By Tom Blumer | July 24, 2016 | 10:41 PM EDT

In Munich on Friday, 18 year-old Ali David Sonboly gunned down nine people, seven of them teenagers, and injured 35, before killing himself. Though there appears to be no direct connection to nationalist or Islamic groups, witnesses said he screamed "I'm German" and "Allah Akbar" during his killing spree.

The previous paragraph tells readers far more about the massacre than certain news outlets have been willing to report. Two egregious such examples include the Associated Press, which, over 48 hours later, won't even reveal the killer's first or last name, and the BBC, which, until called out by critics, originally scrubbed his first name.

By Tom Blumer | July 22, 2016 | 11:01 PM EDT

Early this week, in an MSNBC interview, Tavis Smiley said that there's far too much attention being paid to "cop killers" and not enough to "killer cops."

Then, in a Tuesday USA Today column, he cast his sympathetic lot with Gavin Long, who killed three Baton Rouge police offices on Sunday before a police sharpshooter killed him. Smiley told readers that we should "Listen to the Baton Rouge police killer." Later in the week, he interviewed Corine Woodley, Long's mother, on his PBS show. Woodley's own words indicated that what caused her son to snap was that he bought into both the lies of the violent Black Lives Matter movement and the left's obsession with "the one percent."

By Tom Blumer | July 22, 2016 | 12:13 PM EDT

New York Times reporter Farhad Manjoo and his editors apparently are so insulated in their politically correct bubble that they fail to recognize embarrassing text anyone outside of that bubble with two eyes and and ounce of sense can clearly see.

In a Wednesday piece (Thursday print edition, Page B1) designed to portray Republican National Convention speaker, Donald Trump supporter and PayPal co-founder Peter Thiel as an outlier, Manjoo described Silicon Valley as a place of "militant open-mindedness" which will "severely punish any deviations from accepted schools of thought." Manjoo also illustrated how one Silicon Valley executive has allowed that area's culture prevent him from doing his own political homework. These are considered good things in Old Gray Ladyland.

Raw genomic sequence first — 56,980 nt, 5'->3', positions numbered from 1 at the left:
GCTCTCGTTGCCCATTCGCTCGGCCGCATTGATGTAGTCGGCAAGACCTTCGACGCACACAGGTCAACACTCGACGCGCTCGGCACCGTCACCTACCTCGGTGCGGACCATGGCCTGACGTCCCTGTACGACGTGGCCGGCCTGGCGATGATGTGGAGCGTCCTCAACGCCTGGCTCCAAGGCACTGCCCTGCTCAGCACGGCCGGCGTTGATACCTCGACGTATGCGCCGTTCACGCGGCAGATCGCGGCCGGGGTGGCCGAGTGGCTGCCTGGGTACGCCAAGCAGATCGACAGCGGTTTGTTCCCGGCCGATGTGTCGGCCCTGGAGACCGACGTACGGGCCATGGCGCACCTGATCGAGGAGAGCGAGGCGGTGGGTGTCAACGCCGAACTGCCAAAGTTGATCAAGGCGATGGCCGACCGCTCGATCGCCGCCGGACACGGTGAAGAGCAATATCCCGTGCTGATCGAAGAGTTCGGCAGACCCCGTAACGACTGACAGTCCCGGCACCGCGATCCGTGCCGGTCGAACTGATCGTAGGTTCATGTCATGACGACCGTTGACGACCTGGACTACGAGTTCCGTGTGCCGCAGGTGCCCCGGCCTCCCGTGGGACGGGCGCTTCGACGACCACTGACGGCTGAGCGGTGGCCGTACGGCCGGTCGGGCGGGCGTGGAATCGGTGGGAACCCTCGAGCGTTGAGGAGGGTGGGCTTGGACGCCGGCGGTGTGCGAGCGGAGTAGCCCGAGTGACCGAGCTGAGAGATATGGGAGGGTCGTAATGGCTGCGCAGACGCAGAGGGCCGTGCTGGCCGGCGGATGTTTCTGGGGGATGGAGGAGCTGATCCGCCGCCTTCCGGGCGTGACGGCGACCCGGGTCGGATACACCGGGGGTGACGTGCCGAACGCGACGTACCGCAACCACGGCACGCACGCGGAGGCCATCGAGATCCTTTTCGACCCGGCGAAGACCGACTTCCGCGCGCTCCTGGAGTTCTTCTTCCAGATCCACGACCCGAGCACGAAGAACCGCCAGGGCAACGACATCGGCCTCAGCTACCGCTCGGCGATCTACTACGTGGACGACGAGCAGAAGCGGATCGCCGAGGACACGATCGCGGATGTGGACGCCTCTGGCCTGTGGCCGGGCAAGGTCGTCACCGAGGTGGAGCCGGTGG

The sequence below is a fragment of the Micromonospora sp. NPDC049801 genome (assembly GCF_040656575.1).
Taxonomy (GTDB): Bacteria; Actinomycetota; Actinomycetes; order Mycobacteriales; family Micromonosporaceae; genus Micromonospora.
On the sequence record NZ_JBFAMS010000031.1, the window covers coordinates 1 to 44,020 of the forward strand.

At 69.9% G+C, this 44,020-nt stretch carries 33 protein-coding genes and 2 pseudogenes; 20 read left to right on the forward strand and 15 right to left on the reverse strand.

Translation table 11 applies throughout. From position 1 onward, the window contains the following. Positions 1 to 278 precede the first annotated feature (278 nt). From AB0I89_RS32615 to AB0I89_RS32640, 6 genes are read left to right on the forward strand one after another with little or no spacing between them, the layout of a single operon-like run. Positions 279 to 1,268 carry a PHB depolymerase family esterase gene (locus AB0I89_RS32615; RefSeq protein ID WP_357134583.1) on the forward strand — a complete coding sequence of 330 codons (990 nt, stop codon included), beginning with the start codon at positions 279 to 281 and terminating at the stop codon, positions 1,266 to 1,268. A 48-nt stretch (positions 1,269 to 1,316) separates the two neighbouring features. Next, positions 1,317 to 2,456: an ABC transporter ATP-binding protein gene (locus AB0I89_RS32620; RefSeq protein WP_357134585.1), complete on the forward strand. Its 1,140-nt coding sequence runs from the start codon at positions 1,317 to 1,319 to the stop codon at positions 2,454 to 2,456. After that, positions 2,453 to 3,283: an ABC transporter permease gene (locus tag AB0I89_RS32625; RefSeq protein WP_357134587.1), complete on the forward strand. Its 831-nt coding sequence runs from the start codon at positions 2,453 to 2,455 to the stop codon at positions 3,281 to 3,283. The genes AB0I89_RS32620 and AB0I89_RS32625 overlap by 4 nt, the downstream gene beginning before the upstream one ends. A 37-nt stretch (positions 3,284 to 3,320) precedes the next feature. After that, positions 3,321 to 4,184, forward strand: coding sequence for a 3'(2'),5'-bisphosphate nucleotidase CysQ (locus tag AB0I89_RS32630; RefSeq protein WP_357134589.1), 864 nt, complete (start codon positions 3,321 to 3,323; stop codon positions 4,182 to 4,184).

By Tom Blumer | July 22, 2016 | 10:30 AM EDT

The headline at Dan Zak's Arts & Entertainment column at the Washington Post early Thursday evening: "We were promised a riot. In Cleveland, we got a block party instead." (There were occasional exceptions.) Though his article's tone was generally positive, he did complain that "Cleveland is basically a police state this week." Gosh, I didn't know police states had so much freedom of speech and expression.

What Zak found was "general comity," which included people giving out hugs and cuddles (seriously), and spontaneous outbursts of live music. So it's worth asking who made the "promise (of) a riot," or at least who built the expectation. To what should be no one's surprise, the Associated Press had a big role.

By Tom Blumer | July 21, 2016 | 3:09 PM EDT

Many leftists thought that they would attract huge, unprecedented crowds of protesters and cause a great deal of mayhem at the Republican National Convention in Cleveland this week.

Tuesday evening at USNews.com, Steven Nelson, appearing to assume facts which have thus far not been supported by evidence, wrote that the protest crowds (and arrests) have been light "despite the nomination of Donald Trump eliciting a rage from progressives that rivals or exceeds their hatred of former President George W. Bush." Hmm, Steven. Maybe your premise is wrong. One of the protesters' excuses, at first glance, seems like a real howler — but if it's somehow actually correct, it's an argument to keep Ohio's gun laws exactly as they are, and to ensure that all other states follow suit.

By Michelle Malkin | July 20, 2016 | 4:58 PM EDT

My 12-year-old son couldn't remember the phrase "take a walk down memory lane" last week, instead describing a stroll through "nostalgia road." I knew it would come in handy. Put on your hiking boots and join me for an educational trip down good ol' nostalgia road. It seems like yesterday when Champion of Wimmin Maureen Dowd, bemoaning the lack of sympathy for anti-war mom Cindy Sheehan, declared in The New York Times that "the moral authority of parents who bury children killed in Iraq is absolute."